NMPF Leads China Letter Urging Trade Tension De-escalation

NMPF signed and helped lead outreach for signatories on a Dec. 12 letter to the U.S. House of Representatives’ Select Committee on the Chinese Communist Party that argued against escalating trade tensions with China.

In its report released shortly thereafter on fortifying the American economy to compete with China, the Committee refrained from calling for a complete repeal of China’s Permanent Normal Trade Relations (PNTR) status – a decision that would have serious repercussions for U.S. dairy farmers.

Since Congress first granted China PNTR status in 2000, Chinese demand for U.S. agricultural exports has rapidly grown. China now purchases 19% of America’s food and agriculture exports and is the third largest export destination for U.S. dairy products. The letter warns of the potential fallout from PNTR revocation, citing as an example Chinese retaliatory tariffs on U.S. agricultural products after the U.S. imposition of Section 232 and 301 tariffs on Chinese goods. Those retaliatory tariffs led to a significant reduction in U.S. dairy exports to China.

While the final select committee report stops short of calling for outright revocation of China’s PNTR status, the recommendations urge Congress to move China to a “new tariff column” to decrease reliance on Chinese imports and develop U.S. leverage to address trade issues.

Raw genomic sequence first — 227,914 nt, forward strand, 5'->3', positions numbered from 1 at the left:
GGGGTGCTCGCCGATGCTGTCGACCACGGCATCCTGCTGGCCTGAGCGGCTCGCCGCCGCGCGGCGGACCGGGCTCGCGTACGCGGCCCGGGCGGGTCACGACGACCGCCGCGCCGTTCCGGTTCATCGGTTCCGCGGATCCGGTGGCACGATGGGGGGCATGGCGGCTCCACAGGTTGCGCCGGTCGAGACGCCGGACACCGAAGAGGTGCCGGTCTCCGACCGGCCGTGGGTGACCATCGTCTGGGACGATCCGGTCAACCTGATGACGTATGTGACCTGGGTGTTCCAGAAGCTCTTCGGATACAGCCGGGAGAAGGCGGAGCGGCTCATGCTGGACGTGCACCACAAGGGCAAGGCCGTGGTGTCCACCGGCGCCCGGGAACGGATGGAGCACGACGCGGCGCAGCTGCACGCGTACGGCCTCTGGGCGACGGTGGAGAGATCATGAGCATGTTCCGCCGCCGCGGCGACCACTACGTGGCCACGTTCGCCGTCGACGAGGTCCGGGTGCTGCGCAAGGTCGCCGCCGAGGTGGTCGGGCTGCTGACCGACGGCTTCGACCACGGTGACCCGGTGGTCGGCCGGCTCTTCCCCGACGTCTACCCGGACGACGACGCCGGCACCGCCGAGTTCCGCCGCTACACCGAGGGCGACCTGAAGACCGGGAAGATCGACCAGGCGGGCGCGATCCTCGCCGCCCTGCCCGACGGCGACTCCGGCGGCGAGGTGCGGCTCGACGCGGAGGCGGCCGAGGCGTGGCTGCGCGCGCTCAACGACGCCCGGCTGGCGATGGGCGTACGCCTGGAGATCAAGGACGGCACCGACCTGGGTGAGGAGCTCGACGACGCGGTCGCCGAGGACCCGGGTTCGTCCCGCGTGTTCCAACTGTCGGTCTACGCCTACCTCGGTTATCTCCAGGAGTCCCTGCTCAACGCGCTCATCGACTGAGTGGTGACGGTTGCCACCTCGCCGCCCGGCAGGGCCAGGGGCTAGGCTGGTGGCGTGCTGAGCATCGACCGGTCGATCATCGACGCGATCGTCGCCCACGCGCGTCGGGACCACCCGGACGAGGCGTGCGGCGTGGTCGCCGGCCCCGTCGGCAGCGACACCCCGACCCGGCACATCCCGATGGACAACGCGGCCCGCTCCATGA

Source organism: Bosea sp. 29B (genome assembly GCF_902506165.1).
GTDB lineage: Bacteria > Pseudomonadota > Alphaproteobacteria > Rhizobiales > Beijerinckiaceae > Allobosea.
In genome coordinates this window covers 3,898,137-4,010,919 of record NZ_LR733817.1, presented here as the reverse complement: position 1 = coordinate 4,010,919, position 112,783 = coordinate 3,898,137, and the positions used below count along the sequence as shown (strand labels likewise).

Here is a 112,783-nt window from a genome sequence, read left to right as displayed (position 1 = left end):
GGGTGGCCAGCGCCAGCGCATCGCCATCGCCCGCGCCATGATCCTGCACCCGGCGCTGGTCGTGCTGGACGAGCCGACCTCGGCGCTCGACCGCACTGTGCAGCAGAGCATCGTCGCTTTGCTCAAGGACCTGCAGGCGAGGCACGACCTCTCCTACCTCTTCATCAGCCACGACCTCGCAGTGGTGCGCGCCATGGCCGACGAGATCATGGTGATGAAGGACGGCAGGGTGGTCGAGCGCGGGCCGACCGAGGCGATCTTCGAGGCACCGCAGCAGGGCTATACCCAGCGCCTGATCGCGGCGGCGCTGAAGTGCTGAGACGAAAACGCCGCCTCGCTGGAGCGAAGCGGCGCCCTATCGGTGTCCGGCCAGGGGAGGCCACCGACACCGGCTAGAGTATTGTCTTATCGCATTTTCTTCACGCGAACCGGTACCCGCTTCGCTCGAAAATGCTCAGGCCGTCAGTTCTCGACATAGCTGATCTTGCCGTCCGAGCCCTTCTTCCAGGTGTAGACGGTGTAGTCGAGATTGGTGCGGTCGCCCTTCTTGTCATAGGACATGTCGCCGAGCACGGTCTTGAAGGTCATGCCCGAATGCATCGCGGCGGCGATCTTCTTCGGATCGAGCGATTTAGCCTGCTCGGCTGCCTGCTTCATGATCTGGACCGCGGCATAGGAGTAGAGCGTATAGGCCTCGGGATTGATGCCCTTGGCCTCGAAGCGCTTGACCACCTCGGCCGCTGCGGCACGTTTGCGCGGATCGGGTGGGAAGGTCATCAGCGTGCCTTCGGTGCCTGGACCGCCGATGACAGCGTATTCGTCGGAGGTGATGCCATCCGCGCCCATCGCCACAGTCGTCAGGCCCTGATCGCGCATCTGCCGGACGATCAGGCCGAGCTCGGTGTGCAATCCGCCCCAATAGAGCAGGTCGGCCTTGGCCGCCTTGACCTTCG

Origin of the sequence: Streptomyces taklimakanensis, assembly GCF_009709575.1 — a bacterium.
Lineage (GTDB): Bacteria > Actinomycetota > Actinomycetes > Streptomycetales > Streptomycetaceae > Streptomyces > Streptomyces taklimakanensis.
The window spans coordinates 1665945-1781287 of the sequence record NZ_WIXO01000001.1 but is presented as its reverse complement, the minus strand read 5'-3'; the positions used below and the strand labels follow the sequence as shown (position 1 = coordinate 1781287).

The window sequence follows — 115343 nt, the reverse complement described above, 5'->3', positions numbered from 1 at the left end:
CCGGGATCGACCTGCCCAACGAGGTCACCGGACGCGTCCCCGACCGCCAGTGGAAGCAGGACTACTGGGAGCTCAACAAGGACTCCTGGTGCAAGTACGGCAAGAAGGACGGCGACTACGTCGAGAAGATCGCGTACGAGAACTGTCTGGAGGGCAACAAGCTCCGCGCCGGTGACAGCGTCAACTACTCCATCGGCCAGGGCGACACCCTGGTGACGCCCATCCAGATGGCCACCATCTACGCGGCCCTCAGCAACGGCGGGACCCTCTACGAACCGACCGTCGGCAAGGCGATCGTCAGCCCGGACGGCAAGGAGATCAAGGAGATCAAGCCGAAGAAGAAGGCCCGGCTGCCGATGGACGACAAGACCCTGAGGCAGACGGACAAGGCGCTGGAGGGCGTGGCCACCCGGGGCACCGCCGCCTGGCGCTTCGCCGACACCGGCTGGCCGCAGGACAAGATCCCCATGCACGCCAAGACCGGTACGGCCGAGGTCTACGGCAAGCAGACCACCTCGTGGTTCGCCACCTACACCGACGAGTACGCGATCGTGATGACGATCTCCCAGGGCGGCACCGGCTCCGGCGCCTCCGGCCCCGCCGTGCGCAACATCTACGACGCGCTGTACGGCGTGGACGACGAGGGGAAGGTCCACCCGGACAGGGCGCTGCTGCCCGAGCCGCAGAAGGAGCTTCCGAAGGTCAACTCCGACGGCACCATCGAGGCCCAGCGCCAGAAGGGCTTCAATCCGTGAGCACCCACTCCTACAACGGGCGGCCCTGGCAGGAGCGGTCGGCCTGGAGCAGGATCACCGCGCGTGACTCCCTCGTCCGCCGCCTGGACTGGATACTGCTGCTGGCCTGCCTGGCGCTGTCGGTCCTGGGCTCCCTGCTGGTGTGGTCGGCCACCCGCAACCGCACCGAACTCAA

NMPF strongly opposes increased tariffs on Chinese imports that could invite additional retaliatory measures against U.S. dairy and agricultural exports – a message that NMPF continues to highlight on Capitol Hill as the select committee’s recommendations are considered for further action.

Joint NMPF and USDEC Statement on Administration’s China Strategy

From NMPF President and CEO Jim Mulhern:

“Dairy farmers welcome the launch today of the administration’s new approach to the U.S.-China trade relationship given China’s tremendous importance to global dairy markets. To date, China has delivered on the multiple dairy regulatory commitments they made in the Phase 1 agreement. But retaliatory tariffs continue to put a drag on our sales, and our market share in key dairy commodities such as milk powder and cheese lags far behind that of our competitors. We urge the administration to press China for substantial progress on these two fronts so that dairy farmers and cooperatives are better positioned to supply China’s growing dairy needs.”

From USDEC President and CEO Krysta Harden:

“What China does impacts dairy markets all around the world given what a large purchaser of dairy products they are. American dairy farmers and manufacturers count on the ability for our products to meet China’s appetite for dairy, yet retaliatory tariffs continue to weigh down our prospects there. Long-term tariff waivers are critical to help unlock more of the potential in that market. In addition, it’s key that the administration encourages China to boost its purchasing of major dairy commodities such as milk powder and cheese that it is still primarily sourcing from other suppliers.”